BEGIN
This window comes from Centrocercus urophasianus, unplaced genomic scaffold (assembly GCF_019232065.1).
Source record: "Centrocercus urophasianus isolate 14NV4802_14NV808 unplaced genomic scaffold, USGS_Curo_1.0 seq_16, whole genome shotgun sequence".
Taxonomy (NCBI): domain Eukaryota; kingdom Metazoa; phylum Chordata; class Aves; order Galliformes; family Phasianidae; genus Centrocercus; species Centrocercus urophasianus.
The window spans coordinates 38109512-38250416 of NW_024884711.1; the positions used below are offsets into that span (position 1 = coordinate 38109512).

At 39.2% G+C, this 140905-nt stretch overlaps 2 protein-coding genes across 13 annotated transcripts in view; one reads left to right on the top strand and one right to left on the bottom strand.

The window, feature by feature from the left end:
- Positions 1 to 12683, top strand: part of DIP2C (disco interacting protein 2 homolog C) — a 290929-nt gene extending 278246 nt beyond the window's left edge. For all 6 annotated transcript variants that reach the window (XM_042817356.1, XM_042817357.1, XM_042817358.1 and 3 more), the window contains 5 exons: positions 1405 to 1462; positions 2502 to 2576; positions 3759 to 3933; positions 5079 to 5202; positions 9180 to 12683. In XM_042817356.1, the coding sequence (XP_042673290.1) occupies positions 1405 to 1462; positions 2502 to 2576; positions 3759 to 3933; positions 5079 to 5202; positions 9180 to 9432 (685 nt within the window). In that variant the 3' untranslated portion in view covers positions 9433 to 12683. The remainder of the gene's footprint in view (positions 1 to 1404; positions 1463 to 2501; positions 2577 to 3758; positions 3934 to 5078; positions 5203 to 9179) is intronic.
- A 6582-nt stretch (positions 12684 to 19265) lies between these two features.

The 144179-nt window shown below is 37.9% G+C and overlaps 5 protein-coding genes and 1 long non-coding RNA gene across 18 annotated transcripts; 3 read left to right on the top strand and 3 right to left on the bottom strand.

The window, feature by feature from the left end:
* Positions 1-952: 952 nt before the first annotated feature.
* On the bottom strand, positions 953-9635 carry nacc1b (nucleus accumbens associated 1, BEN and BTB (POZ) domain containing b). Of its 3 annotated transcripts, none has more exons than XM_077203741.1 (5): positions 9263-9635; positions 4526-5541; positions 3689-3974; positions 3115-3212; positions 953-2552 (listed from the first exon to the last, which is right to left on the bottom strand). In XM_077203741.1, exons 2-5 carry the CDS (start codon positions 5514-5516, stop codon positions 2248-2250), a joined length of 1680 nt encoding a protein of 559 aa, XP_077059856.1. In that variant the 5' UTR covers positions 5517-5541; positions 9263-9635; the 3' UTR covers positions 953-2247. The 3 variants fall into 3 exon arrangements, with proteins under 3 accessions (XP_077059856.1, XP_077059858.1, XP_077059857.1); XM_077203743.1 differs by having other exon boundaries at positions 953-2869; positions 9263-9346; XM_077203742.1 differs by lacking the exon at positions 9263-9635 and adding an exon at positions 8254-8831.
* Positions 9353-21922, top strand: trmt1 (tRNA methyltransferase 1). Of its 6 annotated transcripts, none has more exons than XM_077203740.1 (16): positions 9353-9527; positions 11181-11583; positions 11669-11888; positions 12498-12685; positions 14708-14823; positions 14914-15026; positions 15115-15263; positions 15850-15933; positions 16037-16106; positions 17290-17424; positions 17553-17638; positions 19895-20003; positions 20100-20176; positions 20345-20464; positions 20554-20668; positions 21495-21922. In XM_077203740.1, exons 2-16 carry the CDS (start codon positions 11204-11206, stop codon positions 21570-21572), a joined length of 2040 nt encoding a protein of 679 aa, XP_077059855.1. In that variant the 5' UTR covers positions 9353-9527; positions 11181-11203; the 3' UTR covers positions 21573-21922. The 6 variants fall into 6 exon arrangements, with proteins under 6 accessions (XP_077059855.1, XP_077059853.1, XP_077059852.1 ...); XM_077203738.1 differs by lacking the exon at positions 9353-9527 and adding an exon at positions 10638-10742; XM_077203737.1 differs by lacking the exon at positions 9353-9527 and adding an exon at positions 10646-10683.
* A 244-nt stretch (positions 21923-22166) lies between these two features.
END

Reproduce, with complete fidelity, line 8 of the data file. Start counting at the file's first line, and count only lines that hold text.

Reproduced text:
- A 6582-nt stretch (positions 12684 to 19265) lies between these two features.